The uptick will come mainly from recovery in Brazil, where growth should return to around 4 percent, thanks to a combination of lower interest rates and cuts in business and consumer taxes. Peru, Chile and Colombia will once again grow above the regional average.

Brazil, the world’s sixth largest ec­onomy, has been the big dog in South America. But it has had its tail between its legs of late. The problem has been somewhat declining prices for commodities and a consumer base, which after running up purchases of most everything, has started to pay off its television and auto loans, and subsequently slowing spending. Some stimulus is needed there, and it needs to come from productivity growth, since it cannot rely on consumption.

Trade Agreements to the Rescue?
Brazil can’t do it alone, given the need to sell its commodities to some buyers. Which brings up the question of international trade agreements, which can spur economic growth in a nation by allowing for increased exports and imports. The latter, however, is a double-edged sword since consumers buy cheaper foreign products and disadvantage domestic manufacturers, although some domestic manufacturers benefit from lower-priced industrial inputs.

The U.S. is already negotiating one such broad agreement, the Trans-Pacific Partnership (TPP), and getting serious about another one, a trade pact with the EU (as announced in President Barack Obama’s State of the Union address on Feb. 12). In fact, the U.S. and EU have launched negotiations, as reported in The Wall Street Journal two days following the president’s address, “to pursue one of the most complex trade packs ever, aiming to reshape global standards by uniting two international economic powers.”

The Journal article further noted that “officials from both sides of the Atlantic said it could take two years to work through thorny regulatory divisions, but that ultimately the talks could lead to a far-reaching agreement that serves as a model for international trade deals.”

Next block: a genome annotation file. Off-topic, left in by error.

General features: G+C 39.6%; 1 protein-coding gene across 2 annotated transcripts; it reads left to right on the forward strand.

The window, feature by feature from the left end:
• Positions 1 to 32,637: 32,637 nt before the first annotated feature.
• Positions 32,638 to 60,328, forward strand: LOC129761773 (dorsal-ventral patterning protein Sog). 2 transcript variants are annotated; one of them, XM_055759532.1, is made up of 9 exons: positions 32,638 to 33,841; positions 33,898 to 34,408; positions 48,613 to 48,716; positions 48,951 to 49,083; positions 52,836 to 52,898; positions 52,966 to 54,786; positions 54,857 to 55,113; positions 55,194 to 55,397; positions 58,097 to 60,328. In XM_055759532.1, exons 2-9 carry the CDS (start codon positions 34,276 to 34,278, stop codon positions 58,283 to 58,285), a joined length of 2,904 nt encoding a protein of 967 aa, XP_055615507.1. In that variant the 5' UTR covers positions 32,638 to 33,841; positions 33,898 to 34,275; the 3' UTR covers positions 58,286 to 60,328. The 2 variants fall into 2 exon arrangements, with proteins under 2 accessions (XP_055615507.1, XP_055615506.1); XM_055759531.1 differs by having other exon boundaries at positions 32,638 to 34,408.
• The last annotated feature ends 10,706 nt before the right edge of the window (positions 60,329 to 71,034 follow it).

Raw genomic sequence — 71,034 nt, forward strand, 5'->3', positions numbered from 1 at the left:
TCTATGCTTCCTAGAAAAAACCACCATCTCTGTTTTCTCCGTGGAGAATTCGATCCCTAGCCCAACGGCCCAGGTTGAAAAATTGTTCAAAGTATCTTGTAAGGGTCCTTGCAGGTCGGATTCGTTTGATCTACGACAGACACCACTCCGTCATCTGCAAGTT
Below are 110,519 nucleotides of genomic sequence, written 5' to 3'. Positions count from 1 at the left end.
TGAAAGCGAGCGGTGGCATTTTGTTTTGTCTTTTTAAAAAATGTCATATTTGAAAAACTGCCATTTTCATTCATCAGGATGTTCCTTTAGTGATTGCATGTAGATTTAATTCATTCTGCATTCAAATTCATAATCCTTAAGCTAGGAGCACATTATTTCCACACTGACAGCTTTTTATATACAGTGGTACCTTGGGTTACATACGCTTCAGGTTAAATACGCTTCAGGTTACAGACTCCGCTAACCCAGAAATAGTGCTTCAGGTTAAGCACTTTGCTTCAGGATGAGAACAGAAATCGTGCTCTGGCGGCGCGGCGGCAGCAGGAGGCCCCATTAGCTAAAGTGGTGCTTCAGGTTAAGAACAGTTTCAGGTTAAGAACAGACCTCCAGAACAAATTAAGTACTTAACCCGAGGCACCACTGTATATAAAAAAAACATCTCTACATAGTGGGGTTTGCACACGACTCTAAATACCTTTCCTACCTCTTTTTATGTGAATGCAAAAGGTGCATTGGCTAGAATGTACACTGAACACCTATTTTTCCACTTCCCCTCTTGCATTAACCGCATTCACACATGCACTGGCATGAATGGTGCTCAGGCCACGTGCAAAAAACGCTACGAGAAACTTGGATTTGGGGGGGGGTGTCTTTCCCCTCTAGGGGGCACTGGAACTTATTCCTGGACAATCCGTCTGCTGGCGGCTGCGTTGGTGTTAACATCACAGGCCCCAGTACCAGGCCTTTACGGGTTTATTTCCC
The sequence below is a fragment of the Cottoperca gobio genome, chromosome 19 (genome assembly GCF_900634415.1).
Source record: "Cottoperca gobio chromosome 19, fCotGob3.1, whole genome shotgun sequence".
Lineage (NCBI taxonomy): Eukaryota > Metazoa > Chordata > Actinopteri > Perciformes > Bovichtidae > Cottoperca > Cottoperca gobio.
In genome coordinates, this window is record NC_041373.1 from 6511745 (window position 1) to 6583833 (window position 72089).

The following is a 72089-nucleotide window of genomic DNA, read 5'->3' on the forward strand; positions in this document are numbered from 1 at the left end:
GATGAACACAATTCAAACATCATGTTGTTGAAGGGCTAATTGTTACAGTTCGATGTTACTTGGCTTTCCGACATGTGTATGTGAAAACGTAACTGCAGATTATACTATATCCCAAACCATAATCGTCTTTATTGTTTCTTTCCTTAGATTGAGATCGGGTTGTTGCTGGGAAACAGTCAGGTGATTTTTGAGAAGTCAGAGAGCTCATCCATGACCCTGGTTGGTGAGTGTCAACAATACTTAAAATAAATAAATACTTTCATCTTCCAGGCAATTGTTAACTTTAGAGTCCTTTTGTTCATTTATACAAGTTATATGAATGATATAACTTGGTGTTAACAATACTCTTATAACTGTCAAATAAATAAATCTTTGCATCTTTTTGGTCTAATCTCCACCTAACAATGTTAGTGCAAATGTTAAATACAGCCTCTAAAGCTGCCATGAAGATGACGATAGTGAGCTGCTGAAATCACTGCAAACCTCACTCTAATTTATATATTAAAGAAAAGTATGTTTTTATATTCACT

Finishing such agreements isn’t easy. Canada’s efforts to conclude a free trade agreement (FTA) with the EU is a case in point. Those negotiations have been ongoing for years, and lately the Conservative government of Prime Minister Stephen Harper has been “spooked” by the specter of the U.S. signing its own FTA with Europe, which could leave Canada on the outside looking in.

Canada and the U.S. are both involved in the TPP negotiations, along with Malaysia, Australia, Vietnam and Chile, among others. The current thinking is to conclude an agreement in time for the APEC [Asia-Pacific Economic Cooperation] summit in Bali, which begins Oct. 5. The Philippines, South Korea and Japan are thinking about joining, and there’s even talk of asking China to sign on.

In the end, though, a resurgence of the international economy depends on individual governments adopting three basic economic policies: non-manipulation of currency, reduction of wasteful government spending and stimulation of consumer spending.

Supportive political initiatives — such as refreshing older workforces through immigration, reducing regulatory burdens and supporting technological innovation — would supercharge growth. But doing all those things in concert requires dexterity, which seems to be in short supply at this point in time, in country after country.

Stephen Barlas (sbarlas@verizon.net) is a freelance writer in Arlington, Va., who has been covering Washington, D.C., and government since 1981.